See instruments page for descriptions of the above instruments.

The Lynn Waites prospered until 31st July 1746, when they appear to have been abolished:

Resolved that the Company of Whaites in the present service of this Corporation be and stand dismissed and discharged from Michelmas next and the Chamberlain is ordered to pay them their wages together with a gratuity of fifty shillings a piece upon their delivering up their Badges and Chaines to him.


The King's Lynn Waites were revived in April 1999, and performed their ancient civic duty by playing at the Mayor-making in May of the same year, when Dr Paul Richards was returned for a second term as Mayor of the Borough of King's Lynn & West Norfolk. Dr Richards, a highly regarded local historian, has been enthusiastic in his help and encouragement of the Waites. To hear Elizabeth Gutteridge's composition, 'Dr Richards, His Farewell', composed to mark the end of his term of office as Mayor, click here.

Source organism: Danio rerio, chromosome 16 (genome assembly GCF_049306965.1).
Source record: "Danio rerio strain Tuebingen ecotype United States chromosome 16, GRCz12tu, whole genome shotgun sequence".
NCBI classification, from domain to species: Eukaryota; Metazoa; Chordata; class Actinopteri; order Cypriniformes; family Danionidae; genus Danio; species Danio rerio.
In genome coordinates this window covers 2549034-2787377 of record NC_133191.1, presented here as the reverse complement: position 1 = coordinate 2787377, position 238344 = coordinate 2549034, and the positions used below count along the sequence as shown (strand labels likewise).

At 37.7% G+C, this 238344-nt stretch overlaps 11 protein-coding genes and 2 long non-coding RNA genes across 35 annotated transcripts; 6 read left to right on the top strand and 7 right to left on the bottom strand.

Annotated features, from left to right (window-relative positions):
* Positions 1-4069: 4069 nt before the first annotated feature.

For more information on Waits past and present, visit the Waits Website

For a history of The York Waits, read the fascinating book, 'YORK MUSIC' by James Merryweather, published by Sessions Book Trust, The Ebor Press, York, England, (ISBN 1 85072 034 7). Available via the internet: http://www.sessionsofyork.co.uk/books/york_gen.html Update available from the author  or downloadable direct from The Waits Website

For more on the history of King's Lynn read 'King's Lynn' by Paul Richards, published by Phillimore & Co. Ltd., Shopwyke Hall, Chichester, Sussex, (ISBN 0 85033 603 1),


Click here for details of information on the history of Lynn Waites. (Only for the serious researcher.)